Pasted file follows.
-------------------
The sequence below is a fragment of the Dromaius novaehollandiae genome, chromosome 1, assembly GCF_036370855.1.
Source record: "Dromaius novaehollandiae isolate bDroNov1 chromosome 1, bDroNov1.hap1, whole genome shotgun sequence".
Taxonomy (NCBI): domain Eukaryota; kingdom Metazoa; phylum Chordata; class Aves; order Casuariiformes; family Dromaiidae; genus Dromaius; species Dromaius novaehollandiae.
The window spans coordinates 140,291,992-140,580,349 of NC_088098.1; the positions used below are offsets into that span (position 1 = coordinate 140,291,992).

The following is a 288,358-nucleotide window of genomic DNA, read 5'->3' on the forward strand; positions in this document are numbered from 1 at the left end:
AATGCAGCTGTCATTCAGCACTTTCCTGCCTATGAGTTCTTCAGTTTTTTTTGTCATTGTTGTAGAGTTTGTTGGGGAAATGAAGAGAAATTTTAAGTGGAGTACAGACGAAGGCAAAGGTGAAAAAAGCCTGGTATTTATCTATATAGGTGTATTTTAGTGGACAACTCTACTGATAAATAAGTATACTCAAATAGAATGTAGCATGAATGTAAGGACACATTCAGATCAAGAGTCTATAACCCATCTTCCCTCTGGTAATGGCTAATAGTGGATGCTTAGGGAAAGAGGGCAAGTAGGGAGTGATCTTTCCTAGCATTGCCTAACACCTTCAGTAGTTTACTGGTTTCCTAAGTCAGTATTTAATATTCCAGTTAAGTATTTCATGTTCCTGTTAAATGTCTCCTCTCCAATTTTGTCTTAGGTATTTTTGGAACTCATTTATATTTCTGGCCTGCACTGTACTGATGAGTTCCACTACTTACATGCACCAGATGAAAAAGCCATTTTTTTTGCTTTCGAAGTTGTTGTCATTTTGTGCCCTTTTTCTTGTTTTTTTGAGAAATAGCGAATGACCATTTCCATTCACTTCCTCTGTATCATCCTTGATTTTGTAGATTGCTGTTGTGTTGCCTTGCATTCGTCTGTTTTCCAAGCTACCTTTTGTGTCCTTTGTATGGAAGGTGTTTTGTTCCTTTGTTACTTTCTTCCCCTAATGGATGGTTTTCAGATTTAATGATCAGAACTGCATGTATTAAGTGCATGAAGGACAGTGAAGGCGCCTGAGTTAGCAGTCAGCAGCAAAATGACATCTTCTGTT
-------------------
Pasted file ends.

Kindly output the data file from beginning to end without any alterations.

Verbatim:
The sequence below is a fragment of the Dromaius novaehollandiae genome, chromosome 1, assembly GCF_036370855.1.
Source record: "Dromaius novaehollandiae isolate bDroNov1 chromosome 1, bDroNov1.hap1, whole genome shotgun sequence".
Taxonomy (NCBI): domain Eukaryota; kingdom Metazoa; phylum Chordata; class Aves; order Casuariiformes; family Dromaiidae; genus Dromaius; species Dromaius novaehollandiae.
The window spans coordinates 140,291,992-140,580,349 of NC_088098.1; the positions used below are offsets into that span (position 1 = coordinate 140,291,992).

The following is a 288,358-nucleotide window of genomic DNA, read 5'->3' on the forward strand; positions in this document are numbered from 1 at the left end:
AATGCAGCTGTCATTCAGCACTTTCCTGCCTATGAGTTCTTCAGTTTTTTTTGTCATTGTTGTAGAGTTTGTTGGGGAAATGAAGAGAAATTTTAAGTGGAGTACAGACGAAGGCAAAGGTGAAAAAAGCCTGGTATTTATCTATATAGGTGTATTTTAGTGGACAACTCTACTGATAAATAAGTATACTCAAATAGAATGTAGCATGAATGTAAGGACACATTCAGATCAAGAGTCTATAACCCATCTTCCCTCTGGTAATGGCTAATAGTGGATGCTTAGGGAAAGAGGGCAAGTAGGGAGTGATCTTTCCTAGCATTGCCTAACACCTTCAGTAGTTTACTGGTTTCCTAAGTCAGTATTTAATATTCCAGTTAAGTATTTCATGTTCCTGTTAAATGTCTCCTCTCCAATTTTGTCTTAGGTATTTTTGGAACTCATTTATATTTCTGGCCTGCACTGTACTGATGAGTTCCACTACTTACATGCACCAGATGAAAAAGCCATTTTTTTTGCTTTCGAAGTTGTTGTCATTTTGTGCCCTTTTTCTTGTTTTTTTGAGAAATAGCGAATGACCATTTCCATTCACTTCCTCTGTATCATCCTTGATTTTGTAGATTGCTGTTGTGTTGCCTTGCATTCGTCTGTTTTCCAAGCTACCTTTTGTGTCCTTTGTATGGAAGGTGTTTTGTTCCTTTGTTACTTTCTTCCCCTAATGGATGGTTTTCAGATTTAATGATCAGAACTGCATGTATTAAGTGCATGAAGGACAGTGAAGGCGCCTGAGTTAGCAGTCAGCAGCAAAATGACATCTTCTGTT